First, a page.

Terps QB C.J. Brown 'pretty much ahead of schedule' in his rehab

With the start of spring practice five days away, Maryland football coach Randy Edsall spoke Monday at an afternoon news conference on a number of topics in regard to this year's Terps.

There were a lot of questions regarding the quarterback situation coming off a year in which the Terps lost their top four at the position with season-ending injuries.


Edsall said redshirt senior C.J. Brown, who was supposed to be the starter last season before suffering a torn ACL last summer, will take part in individual drills and possibly 7-on-7 drills in the spring.

Edsall said that Brown "is pretty much ahead of schedule" but will be cautious in how he is used in spring drills, particularly in light of the string of injuries that befell the Terps at quarterback last season.

Brown's injury was followed by similar injuries to freshmen Perry Hills and Caleb Rowe, as well as a season-ending foot injury to converted wide receiver Devin Burns, who has since transferred.

"I would say that he is [ready] from the standpoint that he has worked extremely hard, but the one thing we're not going to do is that we're not going to rush him," Edsall said of Brown. "We're going to do the things that the doctor tells us what he can do. But he has worked his tail off in terms of the rehab."

With Brown limited in spring drills, and both Hills and Rowe out as they continue to rehab, nearly all the reps will go to transfer Ricardo Young.  A former Gatorade Player of the Year at H.D. Woodson High in Washington, Young started his college career at Virginia Tech before winding up at New Mexico, where he was a teammate of wide receiver Deon Long, who is also now a Terp.

"Ricardo's going to get a lot of work, and it will be good for Ricardo," Edsall said of the 6-1, 190-pound junior. "It will be good for him to get all these reps and to see where he will be able to fit in for us in the fall. He's a very good athlete. He can throw the football. We'll see how accurate he can be this spring. In terms of being a guy who can be a dual threat for you, he's got those capabilities and he can do all the things he can do with our offense."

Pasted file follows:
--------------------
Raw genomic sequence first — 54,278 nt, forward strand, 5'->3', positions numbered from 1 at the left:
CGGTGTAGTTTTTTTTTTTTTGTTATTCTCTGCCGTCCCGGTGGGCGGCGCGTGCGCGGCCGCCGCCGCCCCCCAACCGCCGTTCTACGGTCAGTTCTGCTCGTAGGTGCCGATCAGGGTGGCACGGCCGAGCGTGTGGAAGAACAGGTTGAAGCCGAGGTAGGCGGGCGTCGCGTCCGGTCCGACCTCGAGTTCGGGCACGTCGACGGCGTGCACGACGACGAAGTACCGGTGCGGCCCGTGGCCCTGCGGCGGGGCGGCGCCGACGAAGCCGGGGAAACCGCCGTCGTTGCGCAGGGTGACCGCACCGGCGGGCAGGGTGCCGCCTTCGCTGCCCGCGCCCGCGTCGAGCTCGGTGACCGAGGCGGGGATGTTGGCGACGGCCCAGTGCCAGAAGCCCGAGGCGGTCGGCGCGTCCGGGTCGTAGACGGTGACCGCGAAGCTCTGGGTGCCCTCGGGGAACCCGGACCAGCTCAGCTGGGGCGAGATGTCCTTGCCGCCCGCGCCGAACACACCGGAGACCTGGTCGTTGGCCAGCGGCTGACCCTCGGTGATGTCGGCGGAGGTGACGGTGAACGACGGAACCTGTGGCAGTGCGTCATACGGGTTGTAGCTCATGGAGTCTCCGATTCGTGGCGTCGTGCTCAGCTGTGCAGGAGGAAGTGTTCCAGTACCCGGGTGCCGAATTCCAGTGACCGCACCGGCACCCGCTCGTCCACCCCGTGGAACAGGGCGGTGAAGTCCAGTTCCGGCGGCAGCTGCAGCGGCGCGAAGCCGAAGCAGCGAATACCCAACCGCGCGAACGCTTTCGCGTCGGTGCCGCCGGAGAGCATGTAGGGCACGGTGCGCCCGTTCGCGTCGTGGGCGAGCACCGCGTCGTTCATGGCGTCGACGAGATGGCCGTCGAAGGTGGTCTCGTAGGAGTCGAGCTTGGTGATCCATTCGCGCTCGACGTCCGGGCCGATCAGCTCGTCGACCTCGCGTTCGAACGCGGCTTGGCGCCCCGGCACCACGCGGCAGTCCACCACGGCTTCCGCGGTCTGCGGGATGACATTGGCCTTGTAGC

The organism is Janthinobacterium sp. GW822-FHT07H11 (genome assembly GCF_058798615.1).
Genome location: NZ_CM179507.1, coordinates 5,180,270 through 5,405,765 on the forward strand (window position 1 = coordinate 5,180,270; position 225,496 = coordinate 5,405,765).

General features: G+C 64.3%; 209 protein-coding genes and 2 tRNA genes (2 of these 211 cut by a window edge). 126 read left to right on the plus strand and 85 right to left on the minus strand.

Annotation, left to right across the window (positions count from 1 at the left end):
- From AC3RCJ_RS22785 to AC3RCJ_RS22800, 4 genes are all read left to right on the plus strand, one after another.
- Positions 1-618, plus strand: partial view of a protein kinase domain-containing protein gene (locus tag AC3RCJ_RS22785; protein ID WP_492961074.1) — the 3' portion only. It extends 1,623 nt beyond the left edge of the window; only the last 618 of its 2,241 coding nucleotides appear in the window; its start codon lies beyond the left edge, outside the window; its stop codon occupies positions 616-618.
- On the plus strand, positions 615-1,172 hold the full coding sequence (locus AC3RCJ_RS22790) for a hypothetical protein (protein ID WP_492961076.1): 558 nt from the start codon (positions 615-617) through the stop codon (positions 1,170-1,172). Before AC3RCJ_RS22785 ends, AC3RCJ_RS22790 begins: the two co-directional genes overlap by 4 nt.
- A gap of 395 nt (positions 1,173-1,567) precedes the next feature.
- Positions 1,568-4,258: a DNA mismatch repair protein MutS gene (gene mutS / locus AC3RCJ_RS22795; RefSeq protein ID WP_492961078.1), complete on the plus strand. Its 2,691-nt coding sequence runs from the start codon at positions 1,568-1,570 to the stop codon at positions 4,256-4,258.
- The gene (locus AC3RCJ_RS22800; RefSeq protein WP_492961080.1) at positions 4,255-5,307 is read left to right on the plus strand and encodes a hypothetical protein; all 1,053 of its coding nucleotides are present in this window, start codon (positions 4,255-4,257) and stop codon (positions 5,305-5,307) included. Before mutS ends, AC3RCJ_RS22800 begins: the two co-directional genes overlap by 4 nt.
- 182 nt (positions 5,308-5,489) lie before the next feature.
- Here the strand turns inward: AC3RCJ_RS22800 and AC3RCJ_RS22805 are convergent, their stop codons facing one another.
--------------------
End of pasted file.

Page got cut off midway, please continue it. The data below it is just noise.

Asked if Young might have an advantage over Brown going into the fall if he plays well in the spring, Edsall said, "I think that it does. The one thing is that the learning process for him wouldn't be like a true freshman. The thing that he has to do and has to understand is that he has to maintain focus and not think, 'I know this stuff, I worked with Deon.' He's got to think 'I've to work each and every day and go out and get better.' He has to use that knowledge and skill set every day to challenge himself."

Among the other news to come out of the news conference:

* Redshirt junior Matt Robinson (Atholton) has been moved from strong safety to outside linebacker after two injury plagued seasons. Robinson could compete for a starting job there in the fall, but will only take part in some individual drills in the spring.

"He's more suited for that position, and getting our best 11 on the field, that's something we just felt would be the best for us," Edsall said of Robinson. "When you take a look at Matt right now, he's weighing 234 and he'll probably get to 240."

* Shawn Petty, a former high school quarterback who played admirably at the position when the Terps turned to him late in the season, will return to linebacker this spring. Though the Terps only have two healthy quarterbacks for the spring, Edsall said it was "only fair" to Petty to move him back to the position for which he was recruited to play to give him a chance to get on the field in 2013.

*  Wide receiver Marcus Leak will not only sit out the spring while rehabbing an injury, but also has some academic issues "to shore up."

* This marks the earliest Edsall can remember starting spring practice.

"It allows us to take full advantage of getting done by April 12 and give the players the rest of the semester and we get our summer program started sooner," Edsall said. "It also gives the ability to take full advantage of the six-week evaluation period."

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